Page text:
To theorize is human

To my dismay, lots of commenters to my recent post on the left and right’s underlying differences in political theory want to cast all talk of political theory into the flames as nothing more than empty posturing and demagoguery.  Greginak says “[t]he real world is where theories go to die.”  BlaiseP, a bit more charitably, says:

Theory explains. That’s all it does.

Yes!  Theory explains. Explanations separate reasoned action from arbitrary action. Arbitrary action is bad. Thus, theory is good. If we cannot agree on that much, we lack the necessary ingredients for debate. 

Stillwater, offering interesting points elsewhere, also misunderstands the nature and purpose of theory when he says:

[C]onservative theory reduces to an enumeration of the political beliefs they currently hold. There’s no theory there.

At a fundamental level, yes, there must be some presuppositional beliefs about the world and human nature in order to begin to have a theory. I discuss a few of the conservative presuppositions elsewhere in the comments, such as a moral right to one’s property. Theory takes us from presuppositional beliefs to establishing a reasoned approach to the specific, individualized applications and decisions in practical life. That gets to be a messy business, but I submit we need to give an account for how we go about it, else we’re just going by our stomachs. And I don’t know that there’s a way to choose winners among stomachs.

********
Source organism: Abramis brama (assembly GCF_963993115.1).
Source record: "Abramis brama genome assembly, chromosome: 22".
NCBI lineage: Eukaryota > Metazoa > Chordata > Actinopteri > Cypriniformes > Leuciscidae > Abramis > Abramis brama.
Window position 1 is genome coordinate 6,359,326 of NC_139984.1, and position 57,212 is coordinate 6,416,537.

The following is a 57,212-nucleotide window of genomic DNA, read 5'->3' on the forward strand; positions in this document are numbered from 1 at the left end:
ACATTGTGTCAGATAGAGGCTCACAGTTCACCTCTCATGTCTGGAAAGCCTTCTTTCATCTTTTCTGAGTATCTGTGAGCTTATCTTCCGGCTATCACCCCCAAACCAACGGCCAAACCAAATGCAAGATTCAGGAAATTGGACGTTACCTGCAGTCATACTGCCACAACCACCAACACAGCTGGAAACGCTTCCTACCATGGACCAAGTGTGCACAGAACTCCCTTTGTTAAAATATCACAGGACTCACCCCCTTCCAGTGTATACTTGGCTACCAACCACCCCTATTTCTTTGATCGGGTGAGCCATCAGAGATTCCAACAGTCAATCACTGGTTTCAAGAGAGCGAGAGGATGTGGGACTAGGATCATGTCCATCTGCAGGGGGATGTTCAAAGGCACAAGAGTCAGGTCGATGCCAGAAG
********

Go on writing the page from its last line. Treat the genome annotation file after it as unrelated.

Tim Kowal

Tim Kowal is a husband, father, and attorney in Orange County, California, Vice President of the Orange County Federalist Society, commissioner on the OC Human Relations Commission, and Treasurer of Huntington Beach Tomorrow. The views expressed on this blog are his own. You can follow this blog via RSS, Facebook, or Twitter. Email is welcome at timkowal at


  1. I work in a profession where people do a lot of theorizing, so I’m probably biased. But it does seem to be a natural human activity. I think the important thing is just to keep in mind the old saying about not mistaking the moon for the finger pointing at it.

  2. “It is a capital mistake to theorize before one has data. Insensibly one begins to twist facts to suit theories, instead of theories to suit facts.”
    — Sherlock Holmes

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